Mapping the global wind power resource

Because electricity is lost as it is carried long distances, we begin an evaluation of the world wind by looking at where people use electricty. As a first-order approximation of where power is currently needed, we examine the earth at night. The image below reveals that the electric-using population is concentrated in a few world areas and is mostly along the coasts. This is more clear in the full-sized image–click below and scroll to your favorite world area(s). (Data courtesy Marc Imhoff of NASA GSFC and Christopher Elvidge of NOAA NGDC. Image by Craig Mayhew and Robert Simmon, NASA GSFC.)


Click to download the full-size image.

The map below is a world, year-round average wind speed map. It is derived from 10 years of GEOS-1 sattelite data. Satellite data are the only wind data with global extent, but are less accurate because the data are indirect. Roughly 7 m/s and faster are economically worth exploiting today even in higher-cost offshore locations; those are the orange, pink, and shades of red and brown in the figure. In many areas, especially on land, the 6 m/s areas are already economically viable, those are the yellows. We see that the largest wind resources are above the oceans and mid-continental plains of each of the major continents. The coastal oceans are of special interest because they have strong winds and, as seen by the earth at night, they are close to most of the world’s population and electric use. Full documentation on how these wind speeds are calculated can be found in NASA Surface meteorology and Solar Energy: Methodology, dated 12/16/04 (no author given but the PDF information says is written by “Chandler”). The map below is a year-round average. To see monthly fluctuations, click on this animation of monthly values.




Finally, we ask, how much of the vast ocean wind resource is likely to be tapped? Current offshore wind towers available today are rated to 20m water depth (some manufacturers say 30m). Designs now underdevelopment would extend this to the entire continental shelf areas (up to 150-200m depth). The designs we consider more likely to be practical and (eventually) economic involve teathers to the bottom and electrical cables connecting to shore, so we do not consider viable areas off the continental shelves. The map below locates the world’s continental shelves, the darker reddish areas. Continental shelves are quite large off eastern North America, Western Europe, East Asia, and southeastern South America.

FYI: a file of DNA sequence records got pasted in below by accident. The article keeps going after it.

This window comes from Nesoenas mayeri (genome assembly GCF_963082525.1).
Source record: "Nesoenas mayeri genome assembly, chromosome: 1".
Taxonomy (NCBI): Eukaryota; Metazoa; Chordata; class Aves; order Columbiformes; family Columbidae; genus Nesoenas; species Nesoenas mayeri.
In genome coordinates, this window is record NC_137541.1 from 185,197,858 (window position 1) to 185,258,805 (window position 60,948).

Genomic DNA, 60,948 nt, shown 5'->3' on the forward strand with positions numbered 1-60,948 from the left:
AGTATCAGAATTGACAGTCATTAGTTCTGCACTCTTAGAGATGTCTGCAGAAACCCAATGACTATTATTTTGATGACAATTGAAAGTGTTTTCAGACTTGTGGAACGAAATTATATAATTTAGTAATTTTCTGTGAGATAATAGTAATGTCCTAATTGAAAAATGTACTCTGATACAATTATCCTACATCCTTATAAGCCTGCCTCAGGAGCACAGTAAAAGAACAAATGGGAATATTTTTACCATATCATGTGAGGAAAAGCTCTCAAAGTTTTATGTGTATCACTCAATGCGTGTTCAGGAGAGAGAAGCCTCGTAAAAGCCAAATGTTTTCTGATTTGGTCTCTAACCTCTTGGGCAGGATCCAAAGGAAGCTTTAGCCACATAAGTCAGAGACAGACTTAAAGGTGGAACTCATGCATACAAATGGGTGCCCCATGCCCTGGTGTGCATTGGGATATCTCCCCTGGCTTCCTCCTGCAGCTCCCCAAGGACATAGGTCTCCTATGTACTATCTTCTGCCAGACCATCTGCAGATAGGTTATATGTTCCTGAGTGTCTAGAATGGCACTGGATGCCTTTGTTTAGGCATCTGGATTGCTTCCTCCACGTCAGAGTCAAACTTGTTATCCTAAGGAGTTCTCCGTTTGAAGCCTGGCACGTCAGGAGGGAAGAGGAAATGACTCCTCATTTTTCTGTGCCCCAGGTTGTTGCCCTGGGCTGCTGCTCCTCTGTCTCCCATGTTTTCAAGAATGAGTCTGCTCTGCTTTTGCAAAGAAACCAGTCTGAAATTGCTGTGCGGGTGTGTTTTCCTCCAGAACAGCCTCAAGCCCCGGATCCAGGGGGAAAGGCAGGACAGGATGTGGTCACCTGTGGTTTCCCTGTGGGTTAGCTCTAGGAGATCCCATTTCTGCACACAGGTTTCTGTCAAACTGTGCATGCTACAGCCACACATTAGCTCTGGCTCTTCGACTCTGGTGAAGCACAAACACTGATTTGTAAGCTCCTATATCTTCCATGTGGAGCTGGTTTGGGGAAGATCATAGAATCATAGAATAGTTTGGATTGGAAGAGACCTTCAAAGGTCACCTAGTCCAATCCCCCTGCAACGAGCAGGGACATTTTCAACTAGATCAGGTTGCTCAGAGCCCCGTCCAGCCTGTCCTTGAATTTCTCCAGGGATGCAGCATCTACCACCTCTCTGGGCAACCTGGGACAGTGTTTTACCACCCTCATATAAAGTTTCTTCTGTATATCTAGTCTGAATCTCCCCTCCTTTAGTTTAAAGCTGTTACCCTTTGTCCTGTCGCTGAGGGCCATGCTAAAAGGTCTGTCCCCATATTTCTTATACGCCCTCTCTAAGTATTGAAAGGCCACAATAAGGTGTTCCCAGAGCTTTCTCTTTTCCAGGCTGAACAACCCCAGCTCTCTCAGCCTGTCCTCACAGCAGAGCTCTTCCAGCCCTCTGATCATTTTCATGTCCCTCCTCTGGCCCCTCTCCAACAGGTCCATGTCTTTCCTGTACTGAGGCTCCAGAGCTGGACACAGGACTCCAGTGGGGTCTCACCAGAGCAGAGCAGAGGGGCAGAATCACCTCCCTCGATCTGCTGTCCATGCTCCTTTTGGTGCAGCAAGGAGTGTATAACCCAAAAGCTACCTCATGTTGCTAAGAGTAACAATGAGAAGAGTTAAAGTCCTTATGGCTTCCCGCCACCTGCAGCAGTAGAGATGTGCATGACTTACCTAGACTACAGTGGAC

Click to download the full-size image.


Within just the past few years, we have belatedly realized that most of the world’s wind resources are over the ocean and vast quantities are along the world’s continental shelves, close to the largest electricity-using populations. The web page above provides our global view, but without calculations. Taking one area, we do a first-cut analysis of the near-term resource, considering wind speed, depth, and current technology, for the U.S. Eastern continental shelf.

Globally, the resource is very large. In an in-press article, Archer and Jacobson use worldwide weather stations (more accurate than the above GEOS-1 data, but not covering the oceans) and estimate the worldwide land and near-shore wind resource. Their calculation of total wind resource is 72 TW. This is seven times the world’s electricity demand and five times the world energy demand (all commercial fuels and carriers). Although the direct solar resource is larger, in the higher speed wind areas the wind resource is at or near economic viability today.

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